Here are some common phrases and images that everybody knows…but if you use them, you just might owe somebody some money.
A soft and crunchy tale
On the second workday of every week, millions of Americans celebrate the wonderful but informal holiday of “Taco Tuesday.” That means they eat tacos, either prepared at home, or via a Mexican restaurant or taco place’s weekly special, advertised as such. (And hey, who isn’t a sucker for alliteration?) However, any eatery that tries to pull in customers by promising “Taco Tuesday” deals is technically in violation of copyright law. Taco John’s boasts 400 outlets in 23 states, and after a franchisee came up with the phrase “Taco Twosday” to advertise a two-tacos-for-a-buck deal in the early ‘80s, the company trademarked “Taco Tuesday” in 1989. Taco John’s has the legal right to the phrase in every state but New Jersey (where another taco place beat them to the punch). Taco John’s aggressively defends its trademark, too. Facing legal action in 2014, a Mexican restaurant in Wisconsin held a contest to come up with a new slogan to replace its illegal “Taco Tuesday,” and a diner suggested “Ole Tuesday.” In 2019, Taco John’s sent a cease-and-desist letter to a brewery less than a mile from its corporate headquarters, because it brought in a taco truck on Tuesdays for…something that can no longer be called “Taco Tuesday.”
Money in the bag
KISS is one of the most merchandised bands in rock n’ roll history — whatever band provides fans with both action figures of its members, a (now-closed ) Kiss Koffeehouse, and even coffins bearing the band’s iconography and imagery? Founding member Gene Simmons is a true businessman, and he enjoys money so much that he filed a trademark for the classic image of a bag with a dollar sign on it. (Ever see in a bank robber in an old cartoon? That’s how they’d haul away their loot.) In 1991, Scottish alternative rock band Teenage Fanclub released the album Bandwagonesque, and the cover art consistent of a yellow bag with the $, on a pink background. When Simmons found out about it, he tattled to Teenage Fanclub’s label, Geffen Records, who quickly issued a hefty check to the KISS bassist.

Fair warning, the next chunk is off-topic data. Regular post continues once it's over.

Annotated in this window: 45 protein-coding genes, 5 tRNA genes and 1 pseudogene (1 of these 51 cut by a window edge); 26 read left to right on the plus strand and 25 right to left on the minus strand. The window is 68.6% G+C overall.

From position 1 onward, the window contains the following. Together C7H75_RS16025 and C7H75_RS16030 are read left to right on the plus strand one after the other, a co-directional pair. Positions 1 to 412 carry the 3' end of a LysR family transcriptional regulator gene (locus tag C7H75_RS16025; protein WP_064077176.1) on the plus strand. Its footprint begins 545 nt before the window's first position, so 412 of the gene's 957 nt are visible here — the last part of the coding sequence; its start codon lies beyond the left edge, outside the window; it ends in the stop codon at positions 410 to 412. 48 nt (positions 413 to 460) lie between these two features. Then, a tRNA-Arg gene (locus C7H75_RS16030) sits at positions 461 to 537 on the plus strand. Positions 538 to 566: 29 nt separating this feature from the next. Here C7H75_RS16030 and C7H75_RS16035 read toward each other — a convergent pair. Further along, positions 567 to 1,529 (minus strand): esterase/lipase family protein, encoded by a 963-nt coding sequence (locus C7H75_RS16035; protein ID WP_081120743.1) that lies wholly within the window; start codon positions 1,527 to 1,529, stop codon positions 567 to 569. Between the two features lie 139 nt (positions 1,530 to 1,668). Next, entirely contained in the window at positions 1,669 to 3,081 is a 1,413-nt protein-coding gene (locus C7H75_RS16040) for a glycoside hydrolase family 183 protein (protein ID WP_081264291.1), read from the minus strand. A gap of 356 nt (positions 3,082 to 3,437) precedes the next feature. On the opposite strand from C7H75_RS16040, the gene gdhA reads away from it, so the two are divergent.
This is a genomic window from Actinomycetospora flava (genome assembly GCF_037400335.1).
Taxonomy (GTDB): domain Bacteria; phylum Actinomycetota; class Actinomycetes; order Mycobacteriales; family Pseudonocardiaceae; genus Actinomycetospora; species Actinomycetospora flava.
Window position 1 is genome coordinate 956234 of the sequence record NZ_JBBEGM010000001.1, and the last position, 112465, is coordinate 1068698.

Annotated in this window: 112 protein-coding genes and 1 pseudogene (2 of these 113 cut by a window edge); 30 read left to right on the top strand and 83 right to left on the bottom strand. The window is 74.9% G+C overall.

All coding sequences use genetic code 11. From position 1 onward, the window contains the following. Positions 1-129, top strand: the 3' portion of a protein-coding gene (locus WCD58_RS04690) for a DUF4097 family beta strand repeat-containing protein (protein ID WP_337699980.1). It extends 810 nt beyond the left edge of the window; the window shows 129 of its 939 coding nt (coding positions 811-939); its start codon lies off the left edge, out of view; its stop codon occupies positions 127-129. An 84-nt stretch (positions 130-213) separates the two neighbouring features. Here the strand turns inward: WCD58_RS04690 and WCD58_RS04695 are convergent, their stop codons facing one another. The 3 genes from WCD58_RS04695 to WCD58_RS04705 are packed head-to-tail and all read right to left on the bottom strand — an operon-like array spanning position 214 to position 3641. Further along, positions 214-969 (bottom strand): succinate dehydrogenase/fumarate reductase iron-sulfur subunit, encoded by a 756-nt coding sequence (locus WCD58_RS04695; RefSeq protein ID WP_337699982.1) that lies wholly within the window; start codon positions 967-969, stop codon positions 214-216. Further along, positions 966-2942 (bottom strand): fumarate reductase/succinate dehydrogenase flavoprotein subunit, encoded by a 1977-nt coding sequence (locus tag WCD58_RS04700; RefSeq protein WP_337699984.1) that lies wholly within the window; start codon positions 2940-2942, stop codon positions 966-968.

I for Irony
In November 1605, would-be revolutionary Guy Fawkes tried to blow up British Parliament. In the ‘80s, Alan Moore and David Lloyd appropriated the image of Guy Fawkes in their comic book V for Vendetta. Set in a dystopian, fascistic near-future, anti-government revolutionaries stage acts of insurgency while wearing Guy Fawkes masks. When V for Vendetta became a popular film in 2005, real-life protesters and activists around the world started wearing similar Guy Fawkes masks to conceal their identities. Ironically, Time Warner, the parent company of the studio that released the V for Vendetta movie filed a trademark on the Guy Fawkes mask. That means whenever someone buys one of those masks to protest against giant corporations…they’re giving money to a giant corporation.